Malaysia has quietly handed over former Goldman Sachs investment banker Roger Ng to the US Department of Justice (DOJ) after secret negotiations that have come on the heels of the planned return of more than US$200 million (S$273 million) in seized funds linked to the scandal at 1Malaysia Development Berhad (1MDB).
Two senior executives familiar with the matter said Ng, who has been in jail since November, was handed over to US government officials over the weekend. He arrived in New York yesterday.
Malaysian Attorney-General Tommy Thomas said in a statement yesterday that Ng was handed over to the US under a temporary surrender warrant signed by Home Affairs Minister Muhyiddin Yassin on April 25.
Ng, 47, who left the investment bank and financial services company in 2014, was slapped with a provisional warrant of arrest in late October by the DOJ, which sought Malaysia's help to locate him.
Ng was arrested in November by the Malaysian authorities and was charged in a Malaysian court with four counts of abetting Goldman Sachs in selling US$6 billion of notes and bonds issued by 1MDB by omitting material information and publishing untrue information.
He is wanted by the DOJ to face charges in a New York federal court that he helped his former boss, Tim Liessner, to launder money and bribe government officials as part of Goldman Sachs' work for 1MDB.
The US has also been keen to have him in custody as part of a wider initiative for the DOJ to build its case against Goldman Sachs.
According to Mr Thomas, the practical consequences of Ng facing criminal charges in two different jurisdictions led to negotiations between the two countries on where he should be tried first. Those talks resulted in the temporary surrender warrant that will extend for 10 months.
Lawyers and state investigators involved in the 1MDB saga both in Malaysia and abroad noted that Ng's extradition marks a breakthrough in the behind-the-scenes horse-trading between Prime Minister Mahathir Mohamad's administration and the US as both governments pursue perpetrators of the multibillion-dollar scandal.
The secret talks have not always been smooth, lawyers and government officials acknowledge. For example, the DOJ was not pleased when Malaysia secretly worked with Indonesian President Joko Widodo's government in August last year to wrest control of the superyacht Equanimity.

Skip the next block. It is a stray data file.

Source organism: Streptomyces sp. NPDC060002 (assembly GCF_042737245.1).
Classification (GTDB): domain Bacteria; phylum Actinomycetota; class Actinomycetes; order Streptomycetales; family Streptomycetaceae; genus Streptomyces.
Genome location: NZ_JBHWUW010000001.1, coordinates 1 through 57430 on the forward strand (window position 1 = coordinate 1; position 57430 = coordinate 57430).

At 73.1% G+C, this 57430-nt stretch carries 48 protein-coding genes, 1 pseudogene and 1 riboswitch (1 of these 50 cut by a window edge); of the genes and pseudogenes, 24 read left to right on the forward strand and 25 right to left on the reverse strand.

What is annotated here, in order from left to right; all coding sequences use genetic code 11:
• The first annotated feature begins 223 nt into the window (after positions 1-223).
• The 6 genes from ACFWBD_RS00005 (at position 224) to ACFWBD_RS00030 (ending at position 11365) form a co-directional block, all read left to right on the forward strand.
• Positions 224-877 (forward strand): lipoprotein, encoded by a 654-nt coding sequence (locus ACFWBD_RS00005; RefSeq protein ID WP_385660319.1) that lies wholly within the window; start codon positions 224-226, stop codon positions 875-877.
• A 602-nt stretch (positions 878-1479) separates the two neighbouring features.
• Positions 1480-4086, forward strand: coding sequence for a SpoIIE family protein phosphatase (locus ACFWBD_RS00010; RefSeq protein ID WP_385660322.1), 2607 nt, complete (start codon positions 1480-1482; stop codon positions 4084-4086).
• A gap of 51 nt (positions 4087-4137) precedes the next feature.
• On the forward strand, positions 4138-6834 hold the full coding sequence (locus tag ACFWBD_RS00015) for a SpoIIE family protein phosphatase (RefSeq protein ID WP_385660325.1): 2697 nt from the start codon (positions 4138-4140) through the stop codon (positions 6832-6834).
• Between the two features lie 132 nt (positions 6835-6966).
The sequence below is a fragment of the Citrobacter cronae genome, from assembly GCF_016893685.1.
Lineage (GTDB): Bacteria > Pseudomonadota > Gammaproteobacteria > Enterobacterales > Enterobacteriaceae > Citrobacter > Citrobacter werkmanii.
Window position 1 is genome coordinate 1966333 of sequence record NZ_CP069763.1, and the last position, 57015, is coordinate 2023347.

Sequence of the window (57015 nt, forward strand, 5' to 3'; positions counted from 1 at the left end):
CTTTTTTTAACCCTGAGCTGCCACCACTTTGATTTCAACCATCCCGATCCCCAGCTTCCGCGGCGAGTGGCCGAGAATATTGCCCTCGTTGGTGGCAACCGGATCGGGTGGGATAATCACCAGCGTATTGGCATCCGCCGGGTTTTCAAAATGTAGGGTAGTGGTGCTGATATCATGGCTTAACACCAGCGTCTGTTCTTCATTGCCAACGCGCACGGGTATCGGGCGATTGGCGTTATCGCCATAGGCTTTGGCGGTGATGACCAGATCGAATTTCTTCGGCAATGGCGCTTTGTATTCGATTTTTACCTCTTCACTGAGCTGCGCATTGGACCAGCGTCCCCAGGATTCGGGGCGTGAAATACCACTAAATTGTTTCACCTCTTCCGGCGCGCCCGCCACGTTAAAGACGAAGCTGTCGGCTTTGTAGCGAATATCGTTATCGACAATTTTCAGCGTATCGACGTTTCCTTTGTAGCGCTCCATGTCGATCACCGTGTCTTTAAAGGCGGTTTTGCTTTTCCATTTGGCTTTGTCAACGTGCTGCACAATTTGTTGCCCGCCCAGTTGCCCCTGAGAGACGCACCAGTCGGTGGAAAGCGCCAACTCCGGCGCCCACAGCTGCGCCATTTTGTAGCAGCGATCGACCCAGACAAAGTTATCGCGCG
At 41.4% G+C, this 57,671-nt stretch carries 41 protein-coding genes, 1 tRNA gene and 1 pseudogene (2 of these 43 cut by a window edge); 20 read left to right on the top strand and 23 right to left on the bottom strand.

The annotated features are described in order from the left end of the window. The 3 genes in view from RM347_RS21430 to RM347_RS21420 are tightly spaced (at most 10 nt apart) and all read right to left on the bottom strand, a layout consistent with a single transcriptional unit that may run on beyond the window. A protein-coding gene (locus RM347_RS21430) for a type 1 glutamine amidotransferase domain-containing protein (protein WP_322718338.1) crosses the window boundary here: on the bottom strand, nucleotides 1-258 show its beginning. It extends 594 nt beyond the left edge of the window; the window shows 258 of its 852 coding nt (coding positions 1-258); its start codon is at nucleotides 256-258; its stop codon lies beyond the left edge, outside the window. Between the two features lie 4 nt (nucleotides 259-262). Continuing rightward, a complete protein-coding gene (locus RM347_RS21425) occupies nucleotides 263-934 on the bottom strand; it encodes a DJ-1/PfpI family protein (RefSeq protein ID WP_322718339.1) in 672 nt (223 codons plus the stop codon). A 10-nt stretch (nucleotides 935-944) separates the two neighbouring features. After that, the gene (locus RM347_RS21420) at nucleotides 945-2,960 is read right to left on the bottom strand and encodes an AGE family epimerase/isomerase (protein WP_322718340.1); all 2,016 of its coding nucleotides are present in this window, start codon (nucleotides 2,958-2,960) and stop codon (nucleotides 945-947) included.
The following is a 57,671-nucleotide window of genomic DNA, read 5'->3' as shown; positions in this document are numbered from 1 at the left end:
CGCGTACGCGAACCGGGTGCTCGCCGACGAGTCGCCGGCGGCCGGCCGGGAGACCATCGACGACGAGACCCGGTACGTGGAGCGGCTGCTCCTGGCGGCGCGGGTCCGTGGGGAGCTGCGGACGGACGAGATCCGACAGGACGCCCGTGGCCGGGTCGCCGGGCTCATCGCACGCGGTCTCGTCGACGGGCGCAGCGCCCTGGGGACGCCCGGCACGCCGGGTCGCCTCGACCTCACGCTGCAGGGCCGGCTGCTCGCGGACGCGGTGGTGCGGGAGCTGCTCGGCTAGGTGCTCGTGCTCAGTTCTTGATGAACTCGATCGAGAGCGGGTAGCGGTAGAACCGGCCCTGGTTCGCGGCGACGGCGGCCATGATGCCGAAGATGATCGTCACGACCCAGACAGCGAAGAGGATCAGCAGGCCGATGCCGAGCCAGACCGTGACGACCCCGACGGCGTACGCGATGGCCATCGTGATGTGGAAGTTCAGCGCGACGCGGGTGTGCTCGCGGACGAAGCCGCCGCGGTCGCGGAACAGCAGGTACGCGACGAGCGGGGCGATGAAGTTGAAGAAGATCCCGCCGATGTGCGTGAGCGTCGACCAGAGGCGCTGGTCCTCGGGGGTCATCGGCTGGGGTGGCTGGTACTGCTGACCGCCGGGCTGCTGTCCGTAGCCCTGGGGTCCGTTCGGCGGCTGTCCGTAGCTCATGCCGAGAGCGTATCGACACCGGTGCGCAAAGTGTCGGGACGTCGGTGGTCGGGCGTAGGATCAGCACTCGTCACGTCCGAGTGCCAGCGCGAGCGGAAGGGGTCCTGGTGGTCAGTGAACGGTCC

The US$230 million luxury vessel, allegedly bought by fugitive businessman Low Taek Jho with funds embezzled from 1MDB, was seized months earlier off the resort island of Bali by the Indonesian authorities on behalf of Washington.
Shortly after the seizure of the yacht - since sold to gaming conglomerate Genting - Malaysia wanted to take over a Bombardier Global 500 jet, another asset allegedly bought with embezzled 1MDB funds, that was seized by the Singapore Government. The DOJ rejected Malaysia's request.
Negotiations over Ng's extradition began after his arrest in November and went on until February, when a deal was reached.
Ng agreed to voluntarily return to the US to face abetment charges in a scheme to loot 1MDB by waiving his rights to extradition committal proceedings in Malaysia.
Under that plan, Ng was supposed to have left for the US by mid-March.
But the deal broke down shortly after, when Kuala Lumpur decided that Ng would be handed over to the US only after his trials in Malaysian courts were completed.
Lawyers familiar with the situation noted that Ng's handover to Washington is closely tied to the agreement reached last week between the two governments for the US to return about US$200 million of funds allegedly misappropriated from 1MDB.
Mr Thomas said Ng shall be returned to Malaysia to face charges as soon as the proceedings in the US end, adding that the period of temporary surrender may be extended upon mutual agreement between the two governments.